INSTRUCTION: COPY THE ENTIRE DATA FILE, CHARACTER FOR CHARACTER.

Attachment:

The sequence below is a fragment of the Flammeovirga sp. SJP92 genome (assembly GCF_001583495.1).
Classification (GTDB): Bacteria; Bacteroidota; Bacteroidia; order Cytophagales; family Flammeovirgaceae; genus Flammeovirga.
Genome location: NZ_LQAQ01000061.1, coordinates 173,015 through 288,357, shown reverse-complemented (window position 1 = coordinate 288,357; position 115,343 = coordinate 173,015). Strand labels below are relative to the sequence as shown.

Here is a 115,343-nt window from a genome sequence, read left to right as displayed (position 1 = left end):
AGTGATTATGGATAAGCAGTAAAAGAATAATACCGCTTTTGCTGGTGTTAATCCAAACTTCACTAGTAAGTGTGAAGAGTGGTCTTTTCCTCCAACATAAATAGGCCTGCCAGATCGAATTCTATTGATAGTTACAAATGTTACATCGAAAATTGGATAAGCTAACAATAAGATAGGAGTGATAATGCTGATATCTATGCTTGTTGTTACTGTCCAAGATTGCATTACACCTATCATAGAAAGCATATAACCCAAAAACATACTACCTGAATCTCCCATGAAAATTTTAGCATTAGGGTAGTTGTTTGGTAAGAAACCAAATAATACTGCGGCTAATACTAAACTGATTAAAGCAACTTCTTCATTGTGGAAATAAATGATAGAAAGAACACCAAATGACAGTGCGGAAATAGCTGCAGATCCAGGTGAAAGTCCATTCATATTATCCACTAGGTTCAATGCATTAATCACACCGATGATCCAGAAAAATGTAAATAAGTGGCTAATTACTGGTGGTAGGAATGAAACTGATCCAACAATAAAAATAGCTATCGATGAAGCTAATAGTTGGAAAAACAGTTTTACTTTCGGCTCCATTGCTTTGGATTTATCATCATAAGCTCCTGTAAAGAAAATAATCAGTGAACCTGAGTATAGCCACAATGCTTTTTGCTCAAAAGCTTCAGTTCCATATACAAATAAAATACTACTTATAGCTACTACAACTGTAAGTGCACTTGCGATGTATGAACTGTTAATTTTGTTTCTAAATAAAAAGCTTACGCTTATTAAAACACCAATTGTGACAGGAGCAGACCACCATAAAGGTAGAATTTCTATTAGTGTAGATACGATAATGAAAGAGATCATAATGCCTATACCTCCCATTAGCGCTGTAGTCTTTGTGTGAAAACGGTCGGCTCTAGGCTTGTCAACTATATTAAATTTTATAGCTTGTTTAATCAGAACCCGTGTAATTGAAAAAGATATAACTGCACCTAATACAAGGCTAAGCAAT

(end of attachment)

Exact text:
The sequence below is a fragment of the Flammeovirga sp. SJP92 genome (assembly GCF_001583495.1).
Classification (GTDB): Bacteria; Bacteroidota; Bacteroidia; order Cytophagales; family Flammeovirgaceae; genus Flammeovirga.
Genome location: NZ_LQAQ01000061.1, coordinates 173,015 through 288,357, shown reverse-complemented (window position 1 = coordinate 288,357; position 115,343 = coordinate 173,015). Strand labels below are relative to the sequence as shown.

Here is a 115,343-nt window from a genome sequence, read left to right as displayed (position 1 = left end):
AGTGATTATGGATAAGCAGTAAAAGAATAATACCGCTTTTGCTGGTGTTAATCCAAACTTCACTAGTAAGTGTGAAGAGTGGTCTTTTCCTCCAACATAAATAGGCCTGCCAGATCGAATTCTATTGATAGTTACAAATGTTACATCGAAAATTGGATAAGCTAACAATAAGATAGGAGTGATAATGCTGATATCTATGCTTGTTGTTACTGTCCAAGATTGCATTACACCTATCATAGAAAGCATATAACCCAAAAACATACTACCTGAATCTCCCATGAAAATTTTAGCATTAGGGTAGTTGTTTGGTAAGAAACCAAATAATACTGCGGCTAATACTAAACTGATTAAAGCAACTTCTTCATTGTGGAAATAAATGATAGAAAGAACACCAAATGACAGTGCGGAAATAGCTGCAGATCCAGGTGAAAGTCCATTCATATTATCCACTAGGTTCAATGCATTAATCACACCGATGATCCAGAAAAATGTAAATAAGTGGCTAATTACTGGTGGTAGGAATGAAACTGATCCAACAATAAAAATAGCTATCGATGAAGCTAATAGTTGGAAAAACAGTTTTACTTTCGGCTCCATTGCTTTGGATTTATCATCATAAGCTCCTGTAAAGAAAATAATCAGTGAACCTGAGTATAGCCACAATGCTTTTTGCTCAAAAGCTTCAGTTCCATATACAAATAAAATACTACTTATAGCTACTACAACTGTAAGTGCACTTGCGATGTATGAACTGTTAATTTTGTTTCTAAATAAAAAGCTTACGCTTATTAAAACACCAATTGTGACAGGAGCAGACCACCATAAAGGTAGAATTTCTATTAGTGTAGATACGATAATGAAAGAGATCATAATGCCTATACCTCCCATTAGCGCTGTAGTCTTTGTGTGAAAACGGTCGGCTCTAGGCTTGTCAACTATATTAAATTTTATAGCTTGTTTAATCAGAACCCGTGTAATTGAAAAAGATATAACTGCACCTAATACAAGGCTAAGCAAT